I'm not going to attempt the convoluted publishing history of Nik Cohn's story of rock 'n' roll and, implicitly—shot from the hip as it is—early and influential essay at the rock critic enterprise. It has been sold under the titles Pop From the Beginning, Rock From the Beginning, and, most evocatively, AWOPBOPALOOBOP ALOPBAMBOOM (for Little Richard, of course). Editorial revisions appear to have gone on with every edition. The little mass market paperback with the illustration of Jimi Hendrix on the cover, called Rock From the Beginning, is the one I read in 1970. Written (mostly) in 1968 when Cohn was a jaded seen-it-all 22-year-old, its assessments are more often wildly wrong, or at least out of step with later rock critical canon (not least because so impossibly early). Nevertheless, it lit me up in the summer when I was 15 and instilled a certain set of long-lived prejudices, a tendency toward instinctive contrarianism that lives on yet, for better or worse (I'm honestly not sure which it is). Certainly Cohn's language no longer seems the freewheeling specimen of New Journalism it once did. But the orientation of swiftly moving fickle taste and self-contradiction set in deep, and I still find a likely source for fundamental preferences here. He singles out Eddie Cochran and Little Richard in the early bunch, for example, makes a lot out of the Coasters, and characterizes the Brill Building approach as "highschool." On the other hand, P.J. Proby gets his own chapter along with the Beatles and Rolling Stones (each), and the chapter on Bob Dylan is spent mostly sniffing at him with a superior air. In the end (remember, 1968) Cohn sees Pete Townshend as the single most important figure going. (There's a great anecdote about Townshend writing "Pinball Wizard" under Cohn's influence—Cohn hadn't liked much of what he heard of Tommy, still in production, and did happen to be a pinball maniac.)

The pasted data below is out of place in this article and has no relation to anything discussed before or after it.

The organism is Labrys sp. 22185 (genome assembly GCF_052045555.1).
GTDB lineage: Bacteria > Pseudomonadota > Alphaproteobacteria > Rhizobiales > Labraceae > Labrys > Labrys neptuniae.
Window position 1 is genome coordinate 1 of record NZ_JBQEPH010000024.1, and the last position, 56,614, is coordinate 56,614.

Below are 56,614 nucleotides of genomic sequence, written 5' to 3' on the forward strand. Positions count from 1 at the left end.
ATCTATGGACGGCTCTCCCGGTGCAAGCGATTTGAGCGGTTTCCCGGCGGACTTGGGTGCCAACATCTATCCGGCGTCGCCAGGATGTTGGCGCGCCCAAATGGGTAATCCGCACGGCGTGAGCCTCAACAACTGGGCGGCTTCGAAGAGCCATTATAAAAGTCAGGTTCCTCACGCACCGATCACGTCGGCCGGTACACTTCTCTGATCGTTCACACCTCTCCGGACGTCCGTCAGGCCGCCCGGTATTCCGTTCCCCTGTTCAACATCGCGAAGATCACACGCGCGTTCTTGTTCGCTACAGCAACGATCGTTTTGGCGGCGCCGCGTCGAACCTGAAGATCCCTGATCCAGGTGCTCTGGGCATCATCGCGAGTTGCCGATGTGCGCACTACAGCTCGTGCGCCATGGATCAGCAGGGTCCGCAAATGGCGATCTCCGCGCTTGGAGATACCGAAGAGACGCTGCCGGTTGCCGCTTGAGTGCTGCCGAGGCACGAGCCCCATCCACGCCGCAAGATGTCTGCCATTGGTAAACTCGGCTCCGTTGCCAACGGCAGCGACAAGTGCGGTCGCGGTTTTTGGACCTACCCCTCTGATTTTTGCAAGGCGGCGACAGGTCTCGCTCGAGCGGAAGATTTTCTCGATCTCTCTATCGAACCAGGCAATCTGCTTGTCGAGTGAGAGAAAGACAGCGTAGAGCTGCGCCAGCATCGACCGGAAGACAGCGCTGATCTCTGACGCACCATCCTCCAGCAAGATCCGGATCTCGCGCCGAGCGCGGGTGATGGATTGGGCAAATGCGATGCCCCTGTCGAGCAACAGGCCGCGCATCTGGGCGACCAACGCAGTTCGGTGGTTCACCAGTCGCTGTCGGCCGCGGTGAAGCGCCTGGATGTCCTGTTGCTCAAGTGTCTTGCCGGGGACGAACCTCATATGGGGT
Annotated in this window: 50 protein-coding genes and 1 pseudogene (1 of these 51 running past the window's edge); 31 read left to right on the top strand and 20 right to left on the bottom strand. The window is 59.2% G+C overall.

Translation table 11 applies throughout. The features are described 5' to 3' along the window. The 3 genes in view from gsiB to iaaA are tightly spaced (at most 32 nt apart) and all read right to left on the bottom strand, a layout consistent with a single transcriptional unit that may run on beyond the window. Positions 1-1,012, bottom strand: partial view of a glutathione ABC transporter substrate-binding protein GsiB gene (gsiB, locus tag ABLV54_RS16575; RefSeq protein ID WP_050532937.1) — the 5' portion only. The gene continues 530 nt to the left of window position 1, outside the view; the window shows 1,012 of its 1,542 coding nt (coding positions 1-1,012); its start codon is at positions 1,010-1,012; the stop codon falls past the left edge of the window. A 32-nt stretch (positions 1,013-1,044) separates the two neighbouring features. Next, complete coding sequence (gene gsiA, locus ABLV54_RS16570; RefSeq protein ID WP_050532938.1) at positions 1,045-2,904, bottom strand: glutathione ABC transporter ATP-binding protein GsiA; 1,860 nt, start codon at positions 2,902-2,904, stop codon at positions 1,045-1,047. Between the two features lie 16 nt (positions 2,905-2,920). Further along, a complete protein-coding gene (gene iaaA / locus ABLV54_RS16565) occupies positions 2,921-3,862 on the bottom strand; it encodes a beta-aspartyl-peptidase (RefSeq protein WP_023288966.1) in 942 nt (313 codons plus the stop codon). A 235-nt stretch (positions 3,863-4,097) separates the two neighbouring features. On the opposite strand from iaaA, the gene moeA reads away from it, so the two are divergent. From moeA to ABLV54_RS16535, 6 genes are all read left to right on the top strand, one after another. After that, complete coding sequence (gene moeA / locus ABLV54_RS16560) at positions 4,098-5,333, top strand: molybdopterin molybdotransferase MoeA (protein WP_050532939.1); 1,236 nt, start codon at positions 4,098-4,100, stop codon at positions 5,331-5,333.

Jeering Amazon reviewers are all over Cohn and this book for being so wrong about so many things. But I recognize and appreciate his skepticism about the evolving conventional wisdom, which was then deifying Elvis Presley, the Beatles, and other now-usual suspects, while artists like Larry Williams and Del Shannon were slipping down the memory hole. I read this book a few times when I was 15 and 16 and absorbed much of it at cellular level. Coming back to it decades later in my 40s it more annoyed me and I was embarrassed not only for it but for myself for ever liking it. Now I've reached a kind of Baby Bear middle. There's no sense to make of Cohn's taste. It is all pure response, contradictions bursting out like time-lapse flowers popping into bloom. One minute the Beatles are brilliant and historical, the next they're not all that, and then back again. He dismisses Rubber Soul and Revolver. He judges Sgt. Pepper's their best. The White Album, Abbey Road, and Let It Be came out later—they were freaking still together when he was writing! Cohn struggles for consistency even as he rails against it, grappling with these strange mysteries—why do some things sound good once and then never again, why do the opinions of others matter so much, why does everybody like something I can't stand, why can't I like it if everybody else does, and other conundrums about life and pop music. Really Cohn might have had it right with the title Pop From the Beginning. The book is not just about pop (from the beginning of the rock era anyway) but it is also '60s-style pop itself in its approach and attitude, caught in the flickering intense ecstasies of right now. And notwithstanding the later marketing ploys of Jimi Hendrix on the cover and appropriation of the word "rock," which by 1969 had achieved ascendancy over rock 'n' roll itself, not to mention pop. As if to prove the point, here is Cohn getting Hendrix wrong but also right in a way, simply by focusing so intently, elliptically, and self-consciously: "[Hendrix] was a conman, a black cliché, but it finally didn't matter much; he freaked out regardless, and he was real excitement." I'm going to start using "real excitement" as praise as soon as I possibly can, because he packs everything into that.